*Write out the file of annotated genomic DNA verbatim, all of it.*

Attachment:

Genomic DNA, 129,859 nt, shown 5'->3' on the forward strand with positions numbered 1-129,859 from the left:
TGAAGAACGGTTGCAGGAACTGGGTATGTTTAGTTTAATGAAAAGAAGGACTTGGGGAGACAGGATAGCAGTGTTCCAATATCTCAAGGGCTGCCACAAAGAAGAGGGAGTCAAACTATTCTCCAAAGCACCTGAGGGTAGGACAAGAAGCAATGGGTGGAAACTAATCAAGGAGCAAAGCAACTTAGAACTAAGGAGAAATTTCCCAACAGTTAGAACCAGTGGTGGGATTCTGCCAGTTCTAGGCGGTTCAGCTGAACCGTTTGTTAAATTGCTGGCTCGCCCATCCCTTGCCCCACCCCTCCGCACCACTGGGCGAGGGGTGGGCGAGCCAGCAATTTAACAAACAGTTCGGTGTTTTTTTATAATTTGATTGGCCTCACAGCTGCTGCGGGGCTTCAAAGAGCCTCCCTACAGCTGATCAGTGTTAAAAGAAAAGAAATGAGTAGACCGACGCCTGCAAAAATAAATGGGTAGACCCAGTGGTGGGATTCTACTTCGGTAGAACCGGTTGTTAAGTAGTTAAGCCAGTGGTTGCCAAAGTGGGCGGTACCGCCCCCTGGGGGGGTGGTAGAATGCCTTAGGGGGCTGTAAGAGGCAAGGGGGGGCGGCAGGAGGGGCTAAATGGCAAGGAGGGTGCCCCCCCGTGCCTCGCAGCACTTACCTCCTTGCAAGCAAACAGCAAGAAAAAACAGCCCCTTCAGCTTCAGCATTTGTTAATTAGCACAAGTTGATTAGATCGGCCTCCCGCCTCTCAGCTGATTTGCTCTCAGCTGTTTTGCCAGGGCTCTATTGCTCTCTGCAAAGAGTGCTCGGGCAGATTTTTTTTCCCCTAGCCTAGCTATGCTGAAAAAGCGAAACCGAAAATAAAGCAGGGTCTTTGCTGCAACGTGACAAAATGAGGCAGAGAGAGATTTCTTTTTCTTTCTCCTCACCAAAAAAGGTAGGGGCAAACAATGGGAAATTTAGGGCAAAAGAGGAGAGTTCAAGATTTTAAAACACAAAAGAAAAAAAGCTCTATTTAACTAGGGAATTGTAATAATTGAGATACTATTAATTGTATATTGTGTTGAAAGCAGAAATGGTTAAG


Genomic DNA, 129,859 nt, shown 5'->3' on the forward strand with positions numbered 1-129,859 from the left:
TGAAGAACGGTTGCAGGAACTGGGTATGTTTAGTTTAATGAAAAGAAGGACTTGGGGAGACAGGATAGCAGTGTTCCAATATCTCAAGGGCTGCCACAAAGAAGAGGGAGTCAAACTATTCTCCAAAGCACCTGAGGGTAGGACAAGAAGCAATGGGTGGAAACTAATCAAGGAGCAAAGCAACTTAGAACTAAGGAGAAATTTCCCAACAGTTAGAACCAGTGGTGGGATTCTGCCAGTTCTAGGCGGTTCAGCTGAACCGTTTGTTAAATTGCTGGCTCGCCCATCCCTTGCCCCACCCCTCCGCACCACTGGGCGAGGGGTGGGCGAGCCAGCAATTTAACAAACAGTTCGGTGTTTTTTTATAATTTGATTGGCCTCACAGCTGCTGCGGGGCTTCAAAGAGCCTCCCTACAGCTGATCAGTGTTAAAAGAAAAGAAATGAGTAGACCGACGCCTGCAAAAATAAATGGGTAGACCCAGTGGTGGGATTCTACTTCGGTAGAACCGGTTGTTAAGTAGTTAAGCCAGTGGTTGCCAAAGTGGGCGGTACCGCCCCCTGGGGGGGTGGTAGAATGCCTTAGGGGGCTGTAAGAGGCAAGGGGGGGCGGCAGGAGGGGCTAAATGGCAAGGAGGGTGCCCCCCCGTGCCTCGCAGCACTTACCTCCTTGCAAGCAAACAGCAAGAAAAAACAGCCCCTTCAGCTTCAGCATTTGTTAATTAGCACAAGTTGATTAGATCGGCCTCCCGCCTCTCAGCTGATTTGCTCTCAGCTGTTTTGCCAGGGCTCTATTGCTCTCTGCAAAGAGTGCTCGGGCAGATTTTTTTTCCCCTAGCCTAGCTATGCTGAAAAAGCGAAACCGAAAATAAAGCAGGGTCTTTGCTGCAACGTGACAAAATGAGGCAGAGAGAGATTTCTTTTTCTTTCTCCTCACCAAAAAAGGTAGGGGCAAACAATGGGAAATTTAGGGCAAAAGAGGAGAGTTCAAGATTTTAAAACACAAAAGAAAAAAAGCTCTATTTAACTAGGGAATTGTAATAATTGAGATACTATTAATTGTATATTGTGTTGAAAGCAGAAATGGTTAAG